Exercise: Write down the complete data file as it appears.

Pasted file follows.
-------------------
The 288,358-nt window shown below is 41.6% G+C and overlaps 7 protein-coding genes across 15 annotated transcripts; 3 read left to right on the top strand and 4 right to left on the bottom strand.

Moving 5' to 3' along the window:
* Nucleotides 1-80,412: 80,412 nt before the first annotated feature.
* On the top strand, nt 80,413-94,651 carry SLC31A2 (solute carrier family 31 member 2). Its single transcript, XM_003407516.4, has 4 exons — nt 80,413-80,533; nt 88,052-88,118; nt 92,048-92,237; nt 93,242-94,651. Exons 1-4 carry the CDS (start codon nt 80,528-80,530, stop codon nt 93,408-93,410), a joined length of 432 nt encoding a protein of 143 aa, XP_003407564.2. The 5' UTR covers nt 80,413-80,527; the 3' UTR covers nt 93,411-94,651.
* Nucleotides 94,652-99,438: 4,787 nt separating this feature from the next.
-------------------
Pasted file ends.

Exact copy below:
The 288,358-nt window shown below is 41.6% G+C and overlaps 7 protein-coding genes across 15 annotated transcripts; 3 read left to right on the top strand and 4 right to left on the bottom strand.

Moving 5' to 3' along the window:
* Nucleotides 1-80,412: 80,412 nt before the first annotated feature.
* On the top strand, nt 80,413-94,651 carry SLC31A2 (solute carrier family 31 member 2). Its single transcript, XM_003407516.4, has 4 exons — nt 80,413-80,533; nt 88,052-88,118; nt 92,048-92,237; nt 93,242-94,651. Exons 1-4 carry the CDS (start codon nt 80,528-80,530, stop codon nt 93,408-93,410), a joined length of 432 nt encoding a protein of 143 aa, XP_003407564.2. The 5' UTR covers nt 80,413-80,527; the 3' UTR covers nt 93,411-94,651.
* Nucleotides 94,652-99,438: 4,787 nt separating this feature from the next.